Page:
Principal Lewis: I take allergy medicine and I’m not supposed to drink 14 shots of tequila when I’m on it.
How I Met Your Mother: Disaster Averted
A great improvement over the last episode; and one of the stronger episodes of the season thus far. But then, I'm a sucker for random bear attacks, so I was an easy mark for the Marshall subplot (and his Egar Allen Poe routine was pretty awesome). Plus, more slaps (in both senses), and that's always a good thing.
The big Robin/Barney ending, as I've said before, will depend largely on how the writers handle their relationship this time around. Until then, I'm just along for the ride and reserving judgment (that said, this was the first episode where I really liked Kevin, mainly cuz of the scene where he figured out Barney's motivation, but I also loved his horror at Marshall and Lily not accepting Barney's money to remove the tie).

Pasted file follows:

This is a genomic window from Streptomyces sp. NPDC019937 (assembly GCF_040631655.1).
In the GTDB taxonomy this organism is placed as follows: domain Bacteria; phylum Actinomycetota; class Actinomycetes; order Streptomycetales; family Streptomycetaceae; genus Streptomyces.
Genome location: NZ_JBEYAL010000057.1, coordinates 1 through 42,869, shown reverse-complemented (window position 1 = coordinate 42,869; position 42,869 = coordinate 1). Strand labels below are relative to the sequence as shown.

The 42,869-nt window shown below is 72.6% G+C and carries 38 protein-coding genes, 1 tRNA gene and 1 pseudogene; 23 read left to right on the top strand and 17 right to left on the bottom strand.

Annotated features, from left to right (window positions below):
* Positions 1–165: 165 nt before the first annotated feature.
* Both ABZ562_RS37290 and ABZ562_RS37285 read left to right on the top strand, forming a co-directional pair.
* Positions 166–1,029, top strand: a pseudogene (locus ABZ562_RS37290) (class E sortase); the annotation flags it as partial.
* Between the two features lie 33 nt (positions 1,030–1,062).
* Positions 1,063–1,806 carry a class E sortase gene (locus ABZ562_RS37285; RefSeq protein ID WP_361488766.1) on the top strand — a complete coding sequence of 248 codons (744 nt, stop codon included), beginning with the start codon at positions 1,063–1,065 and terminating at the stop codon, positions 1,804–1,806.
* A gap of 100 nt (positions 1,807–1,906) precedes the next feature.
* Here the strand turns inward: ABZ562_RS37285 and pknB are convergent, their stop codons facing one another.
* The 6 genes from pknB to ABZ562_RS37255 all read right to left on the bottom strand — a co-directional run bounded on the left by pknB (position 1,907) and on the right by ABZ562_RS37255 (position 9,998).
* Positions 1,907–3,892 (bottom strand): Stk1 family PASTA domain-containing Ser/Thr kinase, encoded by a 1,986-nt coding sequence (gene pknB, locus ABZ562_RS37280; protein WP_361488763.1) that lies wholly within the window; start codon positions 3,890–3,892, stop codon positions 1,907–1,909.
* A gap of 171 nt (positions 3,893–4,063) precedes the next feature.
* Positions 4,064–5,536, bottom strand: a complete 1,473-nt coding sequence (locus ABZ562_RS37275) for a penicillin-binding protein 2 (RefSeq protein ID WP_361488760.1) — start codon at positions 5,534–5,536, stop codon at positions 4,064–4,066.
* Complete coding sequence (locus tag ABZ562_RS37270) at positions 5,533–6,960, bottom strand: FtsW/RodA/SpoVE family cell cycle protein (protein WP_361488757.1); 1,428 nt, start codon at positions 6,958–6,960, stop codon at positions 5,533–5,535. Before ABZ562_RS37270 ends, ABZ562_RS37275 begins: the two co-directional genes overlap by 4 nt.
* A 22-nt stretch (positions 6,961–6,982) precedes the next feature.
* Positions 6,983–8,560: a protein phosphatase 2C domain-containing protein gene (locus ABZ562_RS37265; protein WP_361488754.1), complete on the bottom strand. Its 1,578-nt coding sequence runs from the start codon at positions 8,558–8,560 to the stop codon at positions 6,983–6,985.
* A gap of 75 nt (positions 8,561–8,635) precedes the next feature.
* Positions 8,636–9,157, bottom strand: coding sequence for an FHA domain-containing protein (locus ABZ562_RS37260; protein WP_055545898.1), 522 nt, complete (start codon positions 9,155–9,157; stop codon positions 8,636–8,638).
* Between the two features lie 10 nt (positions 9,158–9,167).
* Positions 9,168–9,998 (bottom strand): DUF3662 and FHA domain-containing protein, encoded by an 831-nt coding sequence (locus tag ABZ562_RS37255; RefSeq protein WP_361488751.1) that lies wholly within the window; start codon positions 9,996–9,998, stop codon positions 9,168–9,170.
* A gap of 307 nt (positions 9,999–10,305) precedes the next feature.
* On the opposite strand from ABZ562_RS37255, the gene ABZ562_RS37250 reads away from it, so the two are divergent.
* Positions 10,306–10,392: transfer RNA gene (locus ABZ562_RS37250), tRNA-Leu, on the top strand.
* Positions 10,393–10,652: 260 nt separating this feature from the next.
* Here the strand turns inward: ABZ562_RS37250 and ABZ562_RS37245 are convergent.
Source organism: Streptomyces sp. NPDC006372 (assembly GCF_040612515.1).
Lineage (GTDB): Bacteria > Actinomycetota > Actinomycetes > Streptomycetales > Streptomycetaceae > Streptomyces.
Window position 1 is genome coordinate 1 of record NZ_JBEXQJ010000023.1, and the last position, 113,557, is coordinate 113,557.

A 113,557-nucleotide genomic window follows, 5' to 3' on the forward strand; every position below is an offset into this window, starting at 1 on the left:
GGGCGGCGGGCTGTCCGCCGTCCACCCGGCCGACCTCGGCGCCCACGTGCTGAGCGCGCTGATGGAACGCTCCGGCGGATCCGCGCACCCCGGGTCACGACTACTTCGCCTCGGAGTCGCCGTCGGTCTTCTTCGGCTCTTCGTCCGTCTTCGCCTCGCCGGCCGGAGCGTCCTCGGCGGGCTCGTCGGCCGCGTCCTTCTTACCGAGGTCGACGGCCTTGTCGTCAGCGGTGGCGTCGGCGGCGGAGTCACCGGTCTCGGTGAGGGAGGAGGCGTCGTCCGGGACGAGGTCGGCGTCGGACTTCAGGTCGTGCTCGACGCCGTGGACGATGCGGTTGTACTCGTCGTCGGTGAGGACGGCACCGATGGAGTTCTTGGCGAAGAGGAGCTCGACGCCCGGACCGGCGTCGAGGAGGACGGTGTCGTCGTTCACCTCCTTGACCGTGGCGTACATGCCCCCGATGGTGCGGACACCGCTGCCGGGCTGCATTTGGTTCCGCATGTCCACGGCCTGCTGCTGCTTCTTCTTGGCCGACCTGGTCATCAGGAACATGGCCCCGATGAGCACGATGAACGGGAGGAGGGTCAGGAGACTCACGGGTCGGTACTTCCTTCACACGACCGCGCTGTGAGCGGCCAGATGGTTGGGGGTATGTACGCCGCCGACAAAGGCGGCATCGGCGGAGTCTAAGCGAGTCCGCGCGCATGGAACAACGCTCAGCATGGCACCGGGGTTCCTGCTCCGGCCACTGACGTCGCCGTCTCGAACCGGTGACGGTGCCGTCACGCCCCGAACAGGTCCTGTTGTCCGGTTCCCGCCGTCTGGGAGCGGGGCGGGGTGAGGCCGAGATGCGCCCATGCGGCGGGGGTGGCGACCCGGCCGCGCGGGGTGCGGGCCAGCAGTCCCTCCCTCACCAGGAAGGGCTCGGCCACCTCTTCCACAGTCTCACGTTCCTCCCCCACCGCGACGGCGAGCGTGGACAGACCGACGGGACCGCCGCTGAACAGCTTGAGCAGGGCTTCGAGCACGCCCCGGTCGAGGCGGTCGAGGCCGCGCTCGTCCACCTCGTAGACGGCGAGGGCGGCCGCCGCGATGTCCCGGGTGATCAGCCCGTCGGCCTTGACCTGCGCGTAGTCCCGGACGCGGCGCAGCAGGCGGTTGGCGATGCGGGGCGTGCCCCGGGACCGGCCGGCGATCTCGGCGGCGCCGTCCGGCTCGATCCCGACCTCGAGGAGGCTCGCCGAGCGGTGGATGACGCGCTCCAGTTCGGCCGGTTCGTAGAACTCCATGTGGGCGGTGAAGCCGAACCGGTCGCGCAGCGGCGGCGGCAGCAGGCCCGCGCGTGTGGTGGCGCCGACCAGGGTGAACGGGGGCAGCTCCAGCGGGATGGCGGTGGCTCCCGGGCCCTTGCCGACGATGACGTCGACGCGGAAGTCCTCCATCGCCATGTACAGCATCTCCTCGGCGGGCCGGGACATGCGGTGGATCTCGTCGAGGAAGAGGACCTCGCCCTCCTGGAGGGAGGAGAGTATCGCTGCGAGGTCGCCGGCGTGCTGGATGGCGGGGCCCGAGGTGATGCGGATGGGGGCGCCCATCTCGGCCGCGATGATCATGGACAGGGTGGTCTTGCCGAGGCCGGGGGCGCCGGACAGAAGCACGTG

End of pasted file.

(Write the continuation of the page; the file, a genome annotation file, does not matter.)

Ted: I want you guys to know, and I really mean this: I wish I’d branched out and made more friends in my 20s.
Barney: I think I need to go home and reevaluate how I make life decisions
Top Chef: The Heat Is On
Not surprisingly, with the novelty worn off and no sudden eliminations on par with Tom's cutting of that smarmy chef last week, this episode isn't nearly as fun as the last. If anything, the one hardcore elimination we got was kinda sad, as the guy who couldn't get his risotto on the plate seemed pretty nice. It was fun watching the medic fix that guy's hand while he cooked, but otherwise, meh. It definitely seemed like this episode could have been shortened (the bubble groups Judges' Table seemed longer than it needed to be) and combined with the first to create an extra-long premiere episode, but whatever.
The editing also seemed more obvious than usual, as we'd often hear what was clearly the end of a sentence from Unibrow without the beginning, and Padma was suddenly a more involved judge than in the last episode (and where was Gail for the final Judges' Table?). I guess it all worked out in the end, but I'm still curious as to what would have happened to the bubble group if the final group had filled all the spots, or if the first five chefs from group three all earned coats (and what's the deal with this online "Final Chance" or whatever business? Anyone know? Cuz I'm too lazy too look it up).